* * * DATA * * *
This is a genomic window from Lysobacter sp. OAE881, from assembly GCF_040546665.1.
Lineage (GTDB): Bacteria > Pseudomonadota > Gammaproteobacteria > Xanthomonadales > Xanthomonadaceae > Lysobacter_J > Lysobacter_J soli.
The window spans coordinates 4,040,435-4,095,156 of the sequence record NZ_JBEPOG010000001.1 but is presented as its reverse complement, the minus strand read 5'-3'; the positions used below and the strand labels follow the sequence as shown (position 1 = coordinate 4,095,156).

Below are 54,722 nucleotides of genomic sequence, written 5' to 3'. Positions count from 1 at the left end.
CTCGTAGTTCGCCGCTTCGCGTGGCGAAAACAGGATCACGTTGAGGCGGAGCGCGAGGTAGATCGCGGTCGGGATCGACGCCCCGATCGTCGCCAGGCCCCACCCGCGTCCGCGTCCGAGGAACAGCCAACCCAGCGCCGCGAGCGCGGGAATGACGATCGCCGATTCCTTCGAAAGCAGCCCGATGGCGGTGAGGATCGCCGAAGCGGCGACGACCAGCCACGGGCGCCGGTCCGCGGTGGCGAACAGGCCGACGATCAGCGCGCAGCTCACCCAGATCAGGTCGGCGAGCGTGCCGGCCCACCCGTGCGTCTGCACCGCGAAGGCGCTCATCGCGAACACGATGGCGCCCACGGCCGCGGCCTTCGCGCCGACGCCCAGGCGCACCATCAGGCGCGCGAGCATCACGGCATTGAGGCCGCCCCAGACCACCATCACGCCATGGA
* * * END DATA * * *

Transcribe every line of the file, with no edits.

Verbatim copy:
This is a genomic window from Lysobacter sp. OAE881, from assembly GCF_040546665.1.
Lineage (GTDB): Bacteria > Pseudomonadota > Gammaproteobacteria > Xanthomonadales > Xanthomonadaceae > Lysobacter_J > Lysobacter_J soli.
The window spans coordinates 4,040,435-4,095,156 of the sequence record NZ_JBEPOG010000001.1 but is presented as its reverse complement, the minus strand read 5'-3'; the positions used below and the strand labels follow the sequence as shown (position 1 = coordinate 4,095,156).

Below are 54,722 nucleotides of genomic sequence, written 5' to 3'. Positions count from 1 at the left end.
CTCGTAGTTCGCCGCTTCGCGTGGCGAAAACAGGATCACGTTGAGGCGGAGCGCGAGGTAGATCGCGGTCGGGATCGACGCCCCGATCGTCGCCAGGCCCCACCCGCGTCCGCGTCCGAGGAACAGCCAACCCAGCGCCGCGAGCGCGGGAATGACGATCGCCGATTCCTTCGAAAGCAGCCCGATGGCGGTGAGGATCGCCGAAGCGGCGACGACCAGCCACGGGCGCCGGTCCGCGGTGGCGAACAGGCCGACGATCAGCGCGCAGCTCACCCAGATCAGGTCGGCGAGCGTGCCGGCCCACCCGTGCGTCTGCACCGCGAAGGCGCTCATCGCGAACACGATGGCGCCCACGGCCGCGGCCTTCGCGCCGACGCCCAGGCGCACCATCAGGCGCGCGAGCATCACGGCATTGAGGCCGCCCCAGACCACCATCACGCCATGGA